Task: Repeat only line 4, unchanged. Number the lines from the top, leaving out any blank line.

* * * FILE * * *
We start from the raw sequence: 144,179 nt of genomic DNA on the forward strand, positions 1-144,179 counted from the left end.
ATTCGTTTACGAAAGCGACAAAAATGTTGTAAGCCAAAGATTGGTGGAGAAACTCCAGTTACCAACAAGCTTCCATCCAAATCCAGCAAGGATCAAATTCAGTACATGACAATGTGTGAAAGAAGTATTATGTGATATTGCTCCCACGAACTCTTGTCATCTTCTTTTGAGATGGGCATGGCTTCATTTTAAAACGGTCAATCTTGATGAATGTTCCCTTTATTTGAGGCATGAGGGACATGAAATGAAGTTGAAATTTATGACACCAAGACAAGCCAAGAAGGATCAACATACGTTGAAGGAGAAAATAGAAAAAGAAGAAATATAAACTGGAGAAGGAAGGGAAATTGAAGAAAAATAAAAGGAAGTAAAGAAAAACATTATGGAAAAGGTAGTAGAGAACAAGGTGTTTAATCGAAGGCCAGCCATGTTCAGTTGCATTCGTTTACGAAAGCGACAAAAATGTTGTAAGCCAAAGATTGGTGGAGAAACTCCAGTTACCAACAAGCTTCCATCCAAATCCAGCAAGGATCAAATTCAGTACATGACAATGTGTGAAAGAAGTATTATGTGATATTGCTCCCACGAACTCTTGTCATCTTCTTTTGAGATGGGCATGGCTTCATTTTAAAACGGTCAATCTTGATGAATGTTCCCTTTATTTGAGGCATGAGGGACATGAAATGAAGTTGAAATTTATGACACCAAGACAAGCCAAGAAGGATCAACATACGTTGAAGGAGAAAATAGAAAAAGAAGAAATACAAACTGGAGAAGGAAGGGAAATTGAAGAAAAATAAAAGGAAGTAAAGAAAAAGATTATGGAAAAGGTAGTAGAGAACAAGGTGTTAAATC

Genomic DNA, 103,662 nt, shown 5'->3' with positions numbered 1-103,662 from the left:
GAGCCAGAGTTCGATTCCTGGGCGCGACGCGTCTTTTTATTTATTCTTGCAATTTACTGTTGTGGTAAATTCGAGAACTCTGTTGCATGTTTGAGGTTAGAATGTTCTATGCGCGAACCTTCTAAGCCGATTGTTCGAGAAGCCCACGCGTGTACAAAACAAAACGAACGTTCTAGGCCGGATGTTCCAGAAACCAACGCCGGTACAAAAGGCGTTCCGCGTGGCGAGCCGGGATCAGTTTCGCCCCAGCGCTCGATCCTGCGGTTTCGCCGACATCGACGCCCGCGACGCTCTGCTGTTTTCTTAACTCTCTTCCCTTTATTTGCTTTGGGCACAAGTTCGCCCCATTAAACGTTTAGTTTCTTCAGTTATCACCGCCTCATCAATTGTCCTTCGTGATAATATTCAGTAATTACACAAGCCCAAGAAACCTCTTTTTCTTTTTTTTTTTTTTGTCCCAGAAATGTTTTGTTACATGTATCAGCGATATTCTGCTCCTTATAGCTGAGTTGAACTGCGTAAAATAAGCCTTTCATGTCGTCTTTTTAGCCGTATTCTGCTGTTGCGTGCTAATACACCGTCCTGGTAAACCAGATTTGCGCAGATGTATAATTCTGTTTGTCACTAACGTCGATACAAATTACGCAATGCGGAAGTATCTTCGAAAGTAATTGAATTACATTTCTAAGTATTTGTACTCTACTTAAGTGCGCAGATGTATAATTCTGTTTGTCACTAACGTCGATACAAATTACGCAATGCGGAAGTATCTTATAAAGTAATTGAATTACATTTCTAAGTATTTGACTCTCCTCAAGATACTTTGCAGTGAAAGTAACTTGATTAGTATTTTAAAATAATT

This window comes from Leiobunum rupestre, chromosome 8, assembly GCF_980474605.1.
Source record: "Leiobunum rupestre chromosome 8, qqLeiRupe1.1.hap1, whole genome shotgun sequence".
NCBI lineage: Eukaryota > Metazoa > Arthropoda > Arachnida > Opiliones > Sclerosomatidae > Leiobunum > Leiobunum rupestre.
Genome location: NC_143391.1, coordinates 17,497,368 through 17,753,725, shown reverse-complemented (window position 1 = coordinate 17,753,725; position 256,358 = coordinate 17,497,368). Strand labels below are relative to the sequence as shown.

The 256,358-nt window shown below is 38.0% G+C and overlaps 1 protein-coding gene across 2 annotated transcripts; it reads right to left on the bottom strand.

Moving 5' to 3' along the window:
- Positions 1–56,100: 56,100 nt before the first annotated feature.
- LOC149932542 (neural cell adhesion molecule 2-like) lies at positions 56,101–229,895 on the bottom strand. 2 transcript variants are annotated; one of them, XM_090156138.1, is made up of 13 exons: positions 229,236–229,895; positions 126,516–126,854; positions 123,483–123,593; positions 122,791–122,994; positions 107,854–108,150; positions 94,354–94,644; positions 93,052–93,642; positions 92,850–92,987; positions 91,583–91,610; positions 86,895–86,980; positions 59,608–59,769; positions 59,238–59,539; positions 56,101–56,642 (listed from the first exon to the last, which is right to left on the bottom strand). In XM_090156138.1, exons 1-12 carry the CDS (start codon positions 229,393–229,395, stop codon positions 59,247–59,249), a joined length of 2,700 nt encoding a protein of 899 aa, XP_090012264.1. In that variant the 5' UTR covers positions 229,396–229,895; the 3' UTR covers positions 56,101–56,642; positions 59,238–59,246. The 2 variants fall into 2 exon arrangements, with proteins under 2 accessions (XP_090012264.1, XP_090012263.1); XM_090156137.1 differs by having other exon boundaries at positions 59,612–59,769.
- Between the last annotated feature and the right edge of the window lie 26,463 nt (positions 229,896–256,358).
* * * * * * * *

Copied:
GAGCCAGAGTTCGATTCCTGGGCGCGACGCGTCTTTTTATTTATTCTTGCAATTTACTGTTGTGGTAAATTCGAGAACTCTGTTGCATGTTTGAGGTTAGAATGTTCTATGCGCGAACCTTCTAAGCCGATTGTTCGAGAAGCCCACGCGTGTACAAAACAAAACGAACGTTCTAGGCCGGATGTTCCAGAAACCAACGCCGGTACAAAAGGCGTTCCGCGTGGCGAGCCGGGATCAGTTTCGCCCCAGCGCTCGATCCTGCGGTTTCGCCGACATCGACGCCCGCGACGCTCTGCTGTTTTCTTAACTCTCTTCCCTTTATTTGCTTTGGGCACAAGTTCGCCCCATTAAACGTTTAGTTTCTTCAGTTATCACCGCCTCATCAATTGTCCTTCGTGATAATATTCAGTAATTACACAAGCCCAAGAAACCTCTTTTTCTTTTTTTTTTTTTTGTCCCAGAAATGTTTTGTTACATGTATCAGCGATATTCTGCTCCTTATAGCTGAGTTGAACTGCGTAAAATAAGCCTTTCATGTCGTCTTTTTAGCCGTATTCTGCTGTTGCGTGCTAATACACCGTCCTGGTAAACCAGATTTGCGCAGATGTATAATTCTGTTTGTCACTAACGTCGATACAAATTACGCAATGCGGAAGTATCTTCGAAAGTAATTGAATTACATTTCTAAGTATTTGTACTCTACTTAAGTGCGCAGATGTATAATTCTGTTTGTCACTAACGTCGATACAAATTACGCAATGCGGAAGTATCTTATAAAGTAATTGAATTACATTTCTAAGTATTTGACTCTCCTCAAGATACTTTGCAGTGAAAGTAACTTGATTAGTATTTTAAAATAATT